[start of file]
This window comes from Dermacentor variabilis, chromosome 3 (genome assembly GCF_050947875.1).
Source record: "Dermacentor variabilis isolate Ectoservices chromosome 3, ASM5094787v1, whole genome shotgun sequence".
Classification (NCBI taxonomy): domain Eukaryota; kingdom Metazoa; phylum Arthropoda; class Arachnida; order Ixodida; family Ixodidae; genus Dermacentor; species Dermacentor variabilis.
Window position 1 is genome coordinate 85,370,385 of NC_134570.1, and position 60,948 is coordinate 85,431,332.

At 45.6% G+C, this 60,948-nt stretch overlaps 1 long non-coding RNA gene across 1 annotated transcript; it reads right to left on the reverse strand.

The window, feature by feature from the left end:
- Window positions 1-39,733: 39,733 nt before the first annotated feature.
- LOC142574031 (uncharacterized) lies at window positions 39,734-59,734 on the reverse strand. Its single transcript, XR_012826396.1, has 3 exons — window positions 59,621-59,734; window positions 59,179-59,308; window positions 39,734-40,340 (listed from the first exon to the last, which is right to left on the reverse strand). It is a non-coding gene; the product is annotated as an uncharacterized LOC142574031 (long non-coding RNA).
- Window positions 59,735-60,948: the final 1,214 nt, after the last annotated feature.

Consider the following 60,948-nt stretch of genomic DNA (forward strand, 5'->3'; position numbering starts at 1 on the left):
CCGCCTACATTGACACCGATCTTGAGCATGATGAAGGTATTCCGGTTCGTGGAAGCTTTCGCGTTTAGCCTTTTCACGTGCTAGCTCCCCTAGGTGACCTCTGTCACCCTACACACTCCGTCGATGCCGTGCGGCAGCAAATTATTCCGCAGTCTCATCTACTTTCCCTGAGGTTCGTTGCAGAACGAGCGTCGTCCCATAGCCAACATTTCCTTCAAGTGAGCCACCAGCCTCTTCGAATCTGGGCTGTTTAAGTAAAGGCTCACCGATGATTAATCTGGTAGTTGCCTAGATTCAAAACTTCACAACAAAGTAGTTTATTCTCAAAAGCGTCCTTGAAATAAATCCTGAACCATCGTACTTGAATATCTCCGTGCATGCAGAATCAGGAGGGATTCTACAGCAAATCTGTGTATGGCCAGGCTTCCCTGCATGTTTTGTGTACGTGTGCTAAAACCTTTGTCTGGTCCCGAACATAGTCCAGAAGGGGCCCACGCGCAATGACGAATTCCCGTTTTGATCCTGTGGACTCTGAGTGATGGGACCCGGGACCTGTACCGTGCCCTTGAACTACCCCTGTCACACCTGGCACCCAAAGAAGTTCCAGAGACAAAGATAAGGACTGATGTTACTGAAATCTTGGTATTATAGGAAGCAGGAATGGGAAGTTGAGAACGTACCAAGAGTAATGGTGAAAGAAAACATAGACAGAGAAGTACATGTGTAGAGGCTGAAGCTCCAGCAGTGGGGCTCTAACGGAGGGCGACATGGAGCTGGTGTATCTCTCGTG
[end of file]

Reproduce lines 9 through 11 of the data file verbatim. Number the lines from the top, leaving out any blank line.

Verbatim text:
- Window positions 59,735-60,948: the final 1,214 nt, after the last annotated feature.

Consider the following 60,948-nt stretch of genomic DNA (forward strand, 5'->3'; position numbering starts at 1 on the left):
CCGCCTACATTGACACCGATCTTGAGCATGATGAAGGTATTCCGGTTCGTGGAAGCTTTCGCGTTTAGCCTTTTCACGTGCTAGCTCCCCTAGGTGACCTCTGTCACCCTACACACTCCGTCGATGCCGTGCGGCAGCAAATTATTCCGCAGTCTCATCTACTTTCCCTGAGGTTCGTTGCAGAACGAGCGTCGTCCCATAGCCAACATTTCCTTCAAGTGAGCCACCAGCCTCTTCGAATCTGGGCTGTTTAAGTAAAGGCTCACCGATGATTAATCTGGTAGTTGCCTAGATTCAAAACTTCACAACAAAGTAGTTTATTCTCAAAAGCGTCCTTGAAATAAATCCTGAACCATCGTACTTGAATATCTCCGTGCATGCAGAATCAGGAGGGATTCTACAGCAAATCTGTGTATGGCCAGGCTTCCCTGCATGTTTTGTGTACGTGTGCTAAAACCTTTGTCTGGTCCCGAACATAGTCCAGAAGGGGCCCACGCGCAATGACGAATTCCCGTTTTGATCCTGTGGACTCTGAGTGATGGGACCCGGGACCTGTACCGTGCCCTTGAACTACCCCTGTCACACCTGGCACCCAAAGAAGTTCCAGAGACAAAGATAAGGACTGATGTTACTGAAATCTTGGTATTATAGGAAGCAGGAATGGGAAGTTGAGAACGTACCAAGAGTAATGGTGAAAGAAAACATAGACAGAGAAGTACATGTGTAGAGGCTGAAGCTCCAGCAGTGGGGCTCTAACGGAGGGCGACATGGAGCTGGTGTATCTCTCGTG